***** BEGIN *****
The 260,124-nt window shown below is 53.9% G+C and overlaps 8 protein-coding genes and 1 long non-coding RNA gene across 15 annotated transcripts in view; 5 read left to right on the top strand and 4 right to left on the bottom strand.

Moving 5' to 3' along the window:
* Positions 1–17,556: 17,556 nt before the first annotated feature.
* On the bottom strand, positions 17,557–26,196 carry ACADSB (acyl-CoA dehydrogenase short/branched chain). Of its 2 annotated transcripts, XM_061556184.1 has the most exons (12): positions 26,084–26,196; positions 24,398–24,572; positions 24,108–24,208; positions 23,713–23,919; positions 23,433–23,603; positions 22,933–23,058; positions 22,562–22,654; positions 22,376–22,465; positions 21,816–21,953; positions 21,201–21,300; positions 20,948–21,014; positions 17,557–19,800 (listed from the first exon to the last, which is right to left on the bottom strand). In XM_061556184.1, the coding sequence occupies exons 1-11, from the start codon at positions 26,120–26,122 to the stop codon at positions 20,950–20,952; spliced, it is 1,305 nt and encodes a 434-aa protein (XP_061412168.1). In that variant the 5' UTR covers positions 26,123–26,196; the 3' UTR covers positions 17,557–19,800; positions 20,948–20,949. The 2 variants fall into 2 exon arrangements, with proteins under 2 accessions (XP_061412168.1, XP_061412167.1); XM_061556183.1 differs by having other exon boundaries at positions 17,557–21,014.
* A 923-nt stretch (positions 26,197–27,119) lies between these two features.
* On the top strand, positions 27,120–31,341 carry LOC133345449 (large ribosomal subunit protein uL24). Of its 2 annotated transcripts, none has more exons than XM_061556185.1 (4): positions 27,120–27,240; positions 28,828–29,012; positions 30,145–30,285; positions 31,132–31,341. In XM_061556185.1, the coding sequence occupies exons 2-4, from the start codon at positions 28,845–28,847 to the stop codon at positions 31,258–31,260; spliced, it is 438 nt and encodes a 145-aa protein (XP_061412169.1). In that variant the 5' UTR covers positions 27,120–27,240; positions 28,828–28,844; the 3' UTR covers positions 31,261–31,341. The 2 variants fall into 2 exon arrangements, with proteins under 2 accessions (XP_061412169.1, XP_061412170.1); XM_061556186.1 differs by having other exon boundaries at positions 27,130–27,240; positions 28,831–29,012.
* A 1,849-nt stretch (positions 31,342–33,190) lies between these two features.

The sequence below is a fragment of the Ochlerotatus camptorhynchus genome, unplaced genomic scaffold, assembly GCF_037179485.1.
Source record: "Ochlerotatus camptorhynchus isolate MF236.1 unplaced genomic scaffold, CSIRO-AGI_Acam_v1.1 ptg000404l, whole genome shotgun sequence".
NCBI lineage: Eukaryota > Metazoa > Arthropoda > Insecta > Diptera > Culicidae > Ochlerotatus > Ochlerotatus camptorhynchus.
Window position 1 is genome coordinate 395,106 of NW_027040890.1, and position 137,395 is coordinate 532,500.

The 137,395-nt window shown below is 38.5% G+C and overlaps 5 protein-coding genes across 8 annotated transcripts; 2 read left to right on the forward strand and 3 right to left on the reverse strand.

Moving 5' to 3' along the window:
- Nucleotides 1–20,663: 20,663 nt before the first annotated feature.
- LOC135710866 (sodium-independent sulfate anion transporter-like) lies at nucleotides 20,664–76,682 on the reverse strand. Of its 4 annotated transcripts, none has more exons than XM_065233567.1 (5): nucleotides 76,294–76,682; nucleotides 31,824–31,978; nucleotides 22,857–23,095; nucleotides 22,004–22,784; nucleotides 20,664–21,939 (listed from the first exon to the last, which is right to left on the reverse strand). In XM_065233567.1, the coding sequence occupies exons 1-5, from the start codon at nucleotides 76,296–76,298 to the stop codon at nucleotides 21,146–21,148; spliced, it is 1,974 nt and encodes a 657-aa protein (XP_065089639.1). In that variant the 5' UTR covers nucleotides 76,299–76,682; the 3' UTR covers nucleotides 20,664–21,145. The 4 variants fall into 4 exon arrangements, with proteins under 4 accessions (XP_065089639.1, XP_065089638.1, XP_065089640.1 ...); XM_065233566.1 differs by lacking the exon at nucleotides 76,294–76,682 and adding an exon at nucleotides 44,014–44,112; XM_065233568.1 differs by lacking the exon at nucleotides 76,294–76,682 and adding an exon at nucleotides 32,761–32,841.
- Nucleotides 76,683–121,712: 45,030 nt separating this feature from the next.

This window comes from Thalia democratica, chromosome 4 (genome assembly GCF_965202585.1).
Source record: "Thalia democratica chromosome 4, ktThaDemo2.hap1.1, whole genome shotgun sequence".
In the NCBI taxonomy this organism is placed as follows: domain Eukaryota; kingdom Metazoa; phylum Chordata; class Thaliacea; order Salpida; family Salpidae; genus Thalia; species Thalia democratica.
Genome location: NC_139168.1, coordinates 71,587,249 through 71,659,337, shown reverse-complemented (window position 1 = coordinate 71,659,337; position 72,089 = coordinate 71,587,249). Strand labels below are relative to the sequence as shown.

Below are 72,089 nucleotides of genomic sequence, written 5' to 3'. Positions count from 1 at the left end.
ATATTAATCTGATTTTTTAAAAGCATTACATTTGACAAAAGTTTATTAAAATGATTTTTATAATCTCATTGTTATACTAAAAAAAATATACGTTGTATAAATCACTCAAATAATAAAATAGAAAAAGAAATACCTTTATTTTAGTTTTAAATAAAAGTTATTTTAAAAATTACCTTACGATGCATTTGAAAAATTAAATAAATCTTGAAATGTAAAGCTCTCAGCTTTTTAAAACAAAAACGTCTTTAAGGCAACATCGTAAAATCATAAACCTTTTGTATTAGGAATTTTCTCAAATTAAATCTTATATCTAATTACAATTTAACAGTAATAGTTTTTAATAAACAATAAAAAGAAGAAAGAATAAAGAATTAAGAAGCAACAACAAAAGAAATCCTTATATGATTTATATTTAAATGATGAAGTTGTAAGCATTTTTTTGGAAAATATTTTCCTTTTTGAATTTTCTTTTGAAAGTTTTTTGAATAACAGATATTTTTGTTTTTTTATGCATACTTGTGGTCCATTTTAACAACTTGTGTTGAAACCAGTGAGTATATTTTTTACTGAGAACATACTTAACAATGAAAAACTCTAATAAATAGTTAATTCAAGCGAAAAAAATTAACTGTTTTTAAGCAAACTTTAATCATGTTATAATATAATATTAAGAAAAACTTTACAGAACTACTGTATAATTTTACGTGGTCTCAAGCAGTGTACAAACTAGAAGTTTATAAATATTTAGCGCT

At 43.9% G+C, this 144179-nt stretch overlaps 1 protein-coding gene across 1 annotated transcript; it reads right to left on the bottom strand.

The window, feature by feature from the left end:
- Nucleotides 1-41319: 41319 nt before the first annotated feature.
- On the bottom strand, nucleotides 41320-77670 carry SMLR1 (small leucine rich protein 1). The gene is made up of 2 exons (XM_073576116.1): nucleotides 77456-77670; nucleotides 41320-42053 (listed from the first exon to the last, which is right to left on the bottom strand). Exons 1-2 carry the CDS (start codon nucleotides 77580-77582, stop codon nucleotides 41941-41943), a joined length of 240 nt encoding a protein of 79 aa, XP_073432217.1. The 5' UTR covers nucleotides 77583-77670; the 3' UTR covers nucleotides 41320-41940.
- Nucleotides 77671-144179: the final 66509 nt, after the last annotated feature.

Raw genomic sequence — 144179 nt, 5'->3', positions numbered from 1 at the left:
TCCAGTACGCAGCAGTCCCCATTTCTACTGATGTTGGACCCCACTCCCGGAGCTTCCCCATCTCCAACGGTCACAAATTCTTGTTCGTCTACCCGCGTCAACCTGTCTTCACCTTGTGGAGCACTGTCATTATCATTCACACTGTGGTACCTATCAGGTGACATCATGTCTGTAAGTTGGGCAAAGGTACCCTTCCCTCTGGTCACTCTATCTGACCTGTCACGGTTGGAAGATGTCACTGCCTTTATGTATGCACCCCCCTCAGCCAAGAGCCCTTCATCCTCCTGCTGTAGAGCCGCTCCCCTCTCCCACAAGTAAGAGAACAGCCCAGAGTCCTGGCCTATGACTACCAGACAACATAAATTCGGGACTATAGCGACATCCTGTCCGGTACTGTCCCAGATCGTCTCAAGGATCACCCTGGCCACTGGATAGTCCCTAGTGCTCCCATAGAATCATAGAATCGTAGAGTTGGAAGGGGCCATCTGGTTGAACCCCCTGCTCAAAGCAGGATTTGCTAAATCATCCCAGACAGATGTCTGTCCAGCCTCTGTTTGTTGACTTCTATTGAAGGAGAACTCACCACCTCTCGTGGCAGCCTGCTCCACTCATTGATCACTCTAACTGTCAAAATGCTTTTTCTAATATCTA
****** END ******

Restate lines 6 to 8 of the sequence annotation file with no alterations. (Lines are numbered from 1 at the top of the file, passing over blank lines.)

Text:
* On the top strand, positions 27,120–31,341 carry LOC133345449 (large ribosomal subunit protein uL24). Of its 2 annotated transcripts, none has more exons than XM_061556185.1 (4): positions 27,120–27,240; positions 28,828–29,012; positions 30,145–30,285; positions 31,132–31,341. In XM_061556185.1, the coding sequence occupies exons 2-4, from the start codon at positions 28,845–28,847 to the stop codon at positions 31,258–31,260; spliced, it is 438 nt and encodes a 145-aa protein (XP_061412169.1). In that variant the 5' UTR covers positions 27,120–27,240; positions 28,828–28,844; the 3' UTR covers positions 31,261–31,341. The 2 variants fall into 2 exon arrangements, with proteins under 2 accessions (XP_061412169.1, XP_061412170.1); XM_061556186.1 differs by having other exon boundaries at positions 27,130–27,240; positions 28,831–29,012.
* A 1,849-nt stretch (positions 31,342–33,190) lies between these two features.

The sequence below is a fragment of the Ochlerotatus camptorhynchus genome, unplaced genomic scaffold, assembly GCF_037179485.1.